Tiffany Cloynes 30 April 2018

Local authority elections - publicity and decision making

Local authority elections - publicity and decision making image

With local authorities in England preparing for the local government elections on 3 May, including some with mayoral elections, it is a good time to remind ourselves of some of the legal and practical issues relating to publicity and decision making that may affect local authorities at a time of elections.

Publicity

Local authorities are prohibited from publishing or arranging the publication of information which appears to be designed to affect support for a political party and from providing financial or other assistance to a person for the publication of information which the local authority itself would be prohibited from publishing.

As well as complying with this prohibition, they must have regard to the Code of Recommended Practice on Local Authority Publicity issued by the secretary of state for communities and local government for local authorities in England.

The Code is relevant to local authority publicity at all times but it identifies the pre-election period as a period of heightened sensitivity and advises particular caution at such a time. The Code says that in the period between notice of an election and the election itself, local authorities should not publish publicity on controversial issues or report proposals in such a way that it identifies them with any individual members or groups of members.

Local authorities should not during that period publish publicity relating to individuals who are involved directly in the election unless this is expressly authorised by or under statute. The Code also says that local authorities may need to suspend hosting material produced by third parties or to close public forums to avoid breaching any legal restrictions

'Publicity' is defined for the purposes of Part II of the Local Government Act 1986 as referring to any communication, in whatever form, addressed to the public at large or to a section of the public. This means that the statutory requirements and the Code could apply to a wide range of publicity.

Decisions

There may be particular sensitivity associated with decisions taken near to the time of elections. Those authorities with elections will generally organise their meetings and other arrangements in such a way that decision makers are not required to decide on controversial matters during this time. However, local authorities need to be able to go about their usual business and discharge their functions, so some decisions will need to be made.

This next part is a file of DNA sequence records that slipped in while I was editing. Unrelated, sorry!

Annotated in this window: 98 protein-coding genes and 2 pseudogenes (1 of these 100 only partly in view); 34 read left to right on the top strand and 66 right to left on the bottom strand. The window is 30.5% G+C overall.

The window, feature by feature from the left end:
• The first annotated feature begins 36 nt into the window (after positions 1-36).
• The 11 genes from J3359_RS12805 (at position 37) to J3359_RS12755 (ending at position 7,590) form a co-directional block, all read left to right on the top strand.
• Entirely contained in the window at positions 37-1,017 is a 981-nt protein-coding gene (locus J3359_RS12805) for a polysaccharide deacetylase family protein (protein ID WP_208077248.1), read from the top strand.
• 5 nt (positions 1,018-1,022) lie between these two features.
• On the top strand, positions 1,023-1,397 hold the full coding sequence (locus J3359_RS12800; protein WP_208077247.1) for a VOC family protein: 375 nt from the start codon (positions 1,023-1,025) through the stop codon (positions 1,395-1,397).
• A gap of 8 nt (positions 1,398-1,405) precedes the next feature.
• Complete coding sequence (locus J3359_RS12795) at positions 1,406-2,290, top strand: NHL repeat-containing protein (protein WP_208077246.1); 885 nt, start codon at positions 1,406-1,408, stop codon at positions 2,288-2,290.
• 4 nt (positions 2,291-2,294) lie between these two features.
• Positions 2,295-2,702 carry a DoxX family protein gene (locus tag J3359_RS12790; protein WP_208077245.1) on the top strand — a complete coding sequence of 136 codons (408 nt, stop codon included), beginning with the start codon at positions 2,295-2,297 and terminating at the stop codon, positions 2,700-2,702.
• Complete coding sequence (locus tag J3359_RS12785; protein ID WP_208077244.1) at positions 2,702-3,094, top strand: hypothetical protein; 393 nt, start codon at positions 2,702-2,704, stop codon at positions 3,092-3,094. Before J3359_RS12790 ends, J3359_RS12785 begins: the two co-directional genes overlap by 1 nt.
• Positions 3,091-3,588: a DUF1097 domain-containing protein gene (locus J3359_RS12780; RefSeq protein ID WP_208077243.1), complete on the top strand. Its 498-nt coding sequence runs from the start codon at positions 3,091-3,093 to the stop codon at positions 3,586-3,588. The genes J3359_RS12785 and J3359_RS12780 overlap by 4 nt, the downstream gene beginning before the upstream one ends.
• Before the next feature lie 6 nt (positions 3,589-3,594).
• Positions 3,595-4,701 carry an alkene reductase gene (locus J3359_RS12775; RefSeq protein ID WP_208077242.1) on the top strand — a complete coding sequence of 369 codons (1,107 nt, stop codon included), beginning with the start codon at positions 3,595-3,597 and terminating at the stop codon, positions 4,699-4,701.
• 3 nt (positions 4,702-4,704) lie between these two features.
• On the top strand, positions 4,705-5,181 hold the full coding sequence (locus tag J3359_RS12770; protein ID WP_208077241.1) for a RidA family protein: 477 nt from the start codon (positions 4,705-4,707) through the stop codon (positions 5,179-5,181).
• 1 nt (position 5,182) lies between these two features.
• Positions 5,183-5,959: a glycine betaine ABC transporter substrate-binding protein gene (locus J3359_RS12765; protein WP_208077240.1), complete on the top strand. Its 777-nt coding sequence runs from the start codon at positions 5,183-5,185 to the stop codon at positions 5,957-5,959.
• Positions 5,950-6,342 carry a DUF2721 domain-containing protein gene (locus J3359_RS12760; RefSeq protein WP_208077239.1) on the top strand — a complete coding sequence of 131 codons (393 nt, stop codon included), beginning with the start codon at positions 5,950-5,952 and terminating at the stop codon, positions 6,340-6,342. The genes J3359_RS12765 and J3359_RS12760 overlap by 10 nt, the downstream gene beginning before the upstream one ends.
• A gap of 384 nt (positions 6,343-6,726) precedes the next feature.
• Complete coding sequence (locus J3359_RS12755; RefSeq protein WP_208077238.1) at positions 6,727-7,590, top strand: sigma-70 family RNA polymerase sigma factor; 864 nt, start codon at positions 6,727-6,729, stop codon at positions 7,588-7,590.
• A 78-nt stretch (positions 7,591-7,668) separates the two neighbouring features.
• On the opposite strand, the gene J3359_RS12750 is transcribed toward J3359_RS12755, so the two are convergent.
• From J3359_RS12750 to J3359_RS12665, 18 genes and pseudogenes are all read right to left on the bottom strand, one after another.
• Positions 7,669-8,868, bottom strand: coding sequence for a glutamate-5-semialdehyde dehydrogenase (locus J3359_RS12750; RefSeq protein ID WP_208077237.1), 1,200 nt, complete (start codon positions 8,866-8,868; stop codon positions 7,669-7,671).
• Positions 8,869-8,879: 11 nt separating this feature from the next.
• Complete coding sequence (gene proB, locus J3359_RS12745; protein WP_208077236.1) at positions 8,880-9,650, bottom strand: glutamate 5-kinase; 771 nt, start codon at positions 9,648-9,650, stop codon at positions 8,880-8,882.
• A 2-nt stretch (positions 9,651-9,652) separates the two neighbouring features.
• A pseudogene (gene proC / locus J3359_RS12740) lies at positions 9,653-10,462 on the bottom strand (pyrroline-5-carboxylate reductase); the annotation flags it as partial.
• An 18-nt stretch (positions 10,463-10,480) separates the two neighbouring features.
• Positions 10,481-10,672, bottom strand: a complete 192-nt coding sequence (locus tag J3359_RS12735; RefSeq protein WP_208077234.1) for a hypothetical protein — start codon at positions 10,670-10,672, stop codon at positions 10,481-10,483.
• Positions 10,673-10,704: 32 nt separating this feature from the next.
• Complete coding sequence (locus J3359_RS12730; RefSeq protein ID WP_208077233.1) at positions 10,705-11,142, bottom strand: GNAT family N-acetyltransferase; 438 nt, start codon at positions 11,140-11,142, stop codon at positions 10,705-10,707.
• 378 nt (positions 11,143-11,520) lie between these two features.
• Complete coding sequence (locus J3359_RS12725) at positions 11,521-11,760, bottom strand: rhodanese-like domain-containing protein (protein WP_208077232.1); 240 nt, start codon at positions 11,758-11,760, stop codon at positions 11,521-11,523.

As well as the risk of breaching the statutory requirements or the Code through publicity about controversial decisions, local authorities should be alert to the risk of decisions being affected by predetermination. In order to take a lawful decision, a local authority’s decision makers need to approach each decision with an open mind. If members express strong opinions on matters – and they may feel particularly inclined to do so when the parties they represent campaign on particular issues prior to an election – and are later required to take decisions relating to those matters, it is important that they do not provide grounds to suggest that they approach the decisions with closed minds. An indication of initial thoughts is acceptable but predetermination would make a local authority’s decision unlawful.

After many cases considered the question of predetermination, the UK Government sought to clarify the position by introducing section 25 of the Localism Act 2011. This takes the position that a decision maker will not be regarded as having predetermined an issue simply by indicating what view he or she might take. This is of some help but if a local authority member actually were to approach a decision with predetermination, that decision could be found to be invalid. Therefore, notwithstanding section 25 of the Localism Act 2011, it will be important for decision-makers to be able to show that they approach each decision with an open mind.

Local authorities will need to be alert to the risk of predetermination or appearance of predetermination when comments are made at periods of sensitivity.

Whilst the immediate priority of local authorities with elections will understandably be on managing the elections themselves, it is important that they give some attention to these wider issues, in order to avoid any challenges to their decisions and actions.

Tiffany Cloynes is partner and head of the regeneration and public services team in England at Geldards LLP

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